SUV Crashes With Pedestrians and Cyclists Cause Most Severe Injuries, Especially For Kids

SUV’s were involved in only 16.9% of pedestrian and cyclist crashes, yet accounted for 40% of pedestrian and cyclist fatalities

While all crashes involving pedestrians and cyclists pose serious risks, a new study highlights the disproportionate impact of SUV accidents, which lead to more severe injuries and significantly higher rates of death, especially among children.

Researchers from the University of Illinois warn that children face a substantially higher risk of dying when struck by a SUV, compared to those struck by a passenger car, with the most common injuries involving the head and chest. The findings were published on June 8 in the Journal of Safety Research.

Pedestrian-related crashes have been on the rise in recent years, with the number of SUV-involved pedestrian fatalities skyrocketing 79% in 2020 Those numbers support past research indicating the higher front ends of SUVs commonly cause increased trauma to a pedestrian when struck, decreasing the odds of survival following an impact even at low speeds.

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Researchers from the University of Illinois at Springfield reviewed crash and hospital data reported in that state from 2016 through 2019, investigating the relationship between vehicles involved in pedestrian and cyclist accidents and the hospital and fatality records.

The study involved 23,090 pedestrian and cyclist crashes, including 14,552 pedestrian crash reports and 8,538 cyclist accidents. There were 477 pedestrian fatalities reported by police representing  85.5% of deaths, while the remaining 14.5% involved cyclists.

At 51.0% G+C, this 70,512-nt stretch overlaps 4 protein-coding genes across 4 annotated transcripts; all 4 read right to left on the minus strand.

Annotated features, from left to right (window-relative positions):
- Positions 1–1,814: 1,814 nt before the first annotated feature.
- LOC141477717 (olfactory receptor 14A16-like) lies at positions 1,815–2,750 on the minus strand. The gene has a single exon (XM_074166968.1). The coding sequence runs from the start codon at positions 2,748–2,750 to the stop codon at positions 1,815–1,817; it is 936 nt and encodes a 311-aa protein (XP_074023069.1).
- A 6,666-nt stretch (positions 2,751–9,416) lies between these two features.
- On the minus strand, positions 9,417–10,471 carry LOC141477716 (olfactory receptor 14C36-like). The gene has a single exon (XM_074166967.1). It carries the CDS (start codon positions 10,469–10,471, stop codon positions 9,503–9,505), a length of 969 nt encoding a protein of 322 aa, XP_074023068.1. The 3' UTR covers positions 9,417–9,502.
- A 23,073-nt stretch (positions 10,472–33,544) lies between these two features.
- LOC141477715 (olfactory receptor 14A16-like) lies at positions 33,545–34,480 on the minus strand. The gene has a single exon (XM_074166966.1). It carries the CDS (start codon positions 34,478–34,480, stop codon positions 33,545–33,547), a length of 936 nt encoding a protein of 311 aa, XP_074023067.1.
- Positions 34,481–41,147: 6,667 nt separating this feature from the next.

Overall, passenger cars were involved in 62% of pedestrian and cyclist accidents and accounted for only 19% of fatalities, while SUV’s were the striking vehicle in only 16.9% of crashes, yet accounted for 40% of pedestrian and cyclist fatalities. Pickup trucks were found to be involved in just 5.6% of pedestrian and cyclist crashes, but accounted for 12.6% of fatalities.

Children Hit In SUV Accidents 8x More Likely to Die

Researchers further identified children as being eight times more likely to die when struck by a SUV, compared to those struck by a passenger car. This may support some concerns that the higher front ends of SUVs and trucks create blind spots which makes it harder for the drivers to see children, especially when a vehicle is turning, and the blunt force of impact greater from being impacted by a larger vehicle.

Researchers pointed out that during the study’s timeframe, the Governors Highway Safety Administration (GHSA) found 4,074 children were killed in motor-vehicle crashes in 2016, which made car crashes the number one killer of American children.

While the study clearly outlines a heightened risk of serious injury and death to unprotected pedestrians and cyclists, researchers are calling for more data from crash-related hospital records to identify those who may be most vulnerable, such as children. The study was funded by the U.S. Centers for Disease Control and Prevention (CDC) and the Illinois Department of Public Health.

Fatal Auto Accidents on the Rise

The rising rate of fatal car accidents has become a major focus of the National Transportation Safety Board (NTSB). It released a series of safety recommendations in September 2018, calling for the National Highway Traffic Safety Administration (NHTSA), CDC and the Federal Highway Administration (FHA) to collaborate on efforts to produce better standards to protect pedestrians.

The Insurance Institute for Highway Safety (IIHS) released a report in March which found that minivans, SUVs, vans, and pick-up trucks are far more likely than smaller cars to hit pedestrians crossing the road, and pose a serious risk of causing fatal injuries while making turns at intersections.

The report states that when making right turns at intersections, pickup trucks were noted to be 89% more likely to cause pedestrian street crossing fatalities than smaller cars; while SUVs were 63% more likely. On roadways, outside of intersections, pickup trucks were noted to be 80% more likely to cause a pedestrian accident than passenger vehicles, while SUVs and minivans were 61% and 45% more likely, respectively.

A 2020 report by the Governors Highway Safety Administration found that pedestrian deaths from traffic accidents increased by 4.8% in 2020, and projects the U.S. pedestrian fatality rate per billion vehicle miles traveled jumped to 2.3 deaths, which is an unprecedented 21% increase from 1.9 in 2019.


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